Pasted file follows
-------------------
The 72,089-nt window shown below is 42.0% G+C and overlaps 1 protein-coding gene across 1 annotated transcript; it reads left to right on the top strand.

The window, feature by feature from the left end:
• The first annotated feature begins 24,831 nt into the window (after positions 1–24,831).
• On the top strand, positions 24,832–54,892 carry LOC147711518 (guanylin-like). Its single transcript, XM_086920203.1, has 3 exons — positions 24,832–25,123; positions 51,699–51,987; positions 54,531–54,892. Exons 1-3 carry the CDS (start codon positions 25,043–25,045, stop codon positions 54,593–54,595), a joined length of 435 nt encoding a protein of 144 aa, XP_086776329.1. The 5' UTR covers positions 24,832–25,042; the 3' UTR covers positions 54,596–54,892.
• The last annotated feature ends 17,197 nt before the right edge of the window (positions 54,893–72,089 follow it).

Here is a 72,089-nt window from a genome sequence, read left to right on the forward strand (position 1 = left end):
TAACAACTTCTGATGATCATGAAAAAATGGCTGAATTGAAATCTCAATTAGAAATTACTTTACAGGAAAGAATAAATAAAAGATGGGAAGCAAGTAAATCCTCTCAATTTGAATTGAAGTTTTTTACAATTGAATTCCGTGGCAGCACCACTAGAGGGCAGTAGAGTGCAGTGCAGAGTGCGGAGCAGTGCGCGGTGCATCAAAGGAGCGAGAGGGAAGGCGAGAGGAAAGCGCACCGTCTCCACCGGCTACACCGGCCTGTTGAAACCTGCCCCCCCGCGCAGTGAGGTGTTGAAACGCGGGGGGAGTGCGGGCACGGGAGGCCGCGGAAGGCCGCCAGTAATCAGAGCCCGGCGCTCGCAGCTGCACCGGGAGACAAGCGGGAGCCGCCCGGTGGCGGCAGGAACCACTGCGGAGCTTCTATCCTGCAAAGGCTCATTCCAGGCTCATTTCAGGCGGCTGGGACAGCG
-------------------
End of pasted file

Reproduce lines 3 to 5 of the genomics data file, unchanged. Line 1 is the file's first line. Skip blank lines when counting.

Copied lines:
• The first annotated feature begins 24,831 nt into the window (after positions 1–24,831).
• On the top strand, positions 24,832–54,892 carry LOC147711518 (guanylin-like). Its single transcript, XM_086920203.1, has 3 exons — positions 24,832–25,123; positions 51,699–51,987; positions 54,531–54,892. Exons 1-3 carry the CDS (start codon positions 25,043–25,045, stop codon positions 54,593–54,595), a joined length of 435 nt encoding a protein of 144 aa, XP_086776329.1. The 5' UTR covers positions 24,832–25,042; the 3' UTR covers positions 54,596–54,892.
• The last annotated feature ends 17,197 nt before the right edge of the window (positions 54,893–72,089 follow it).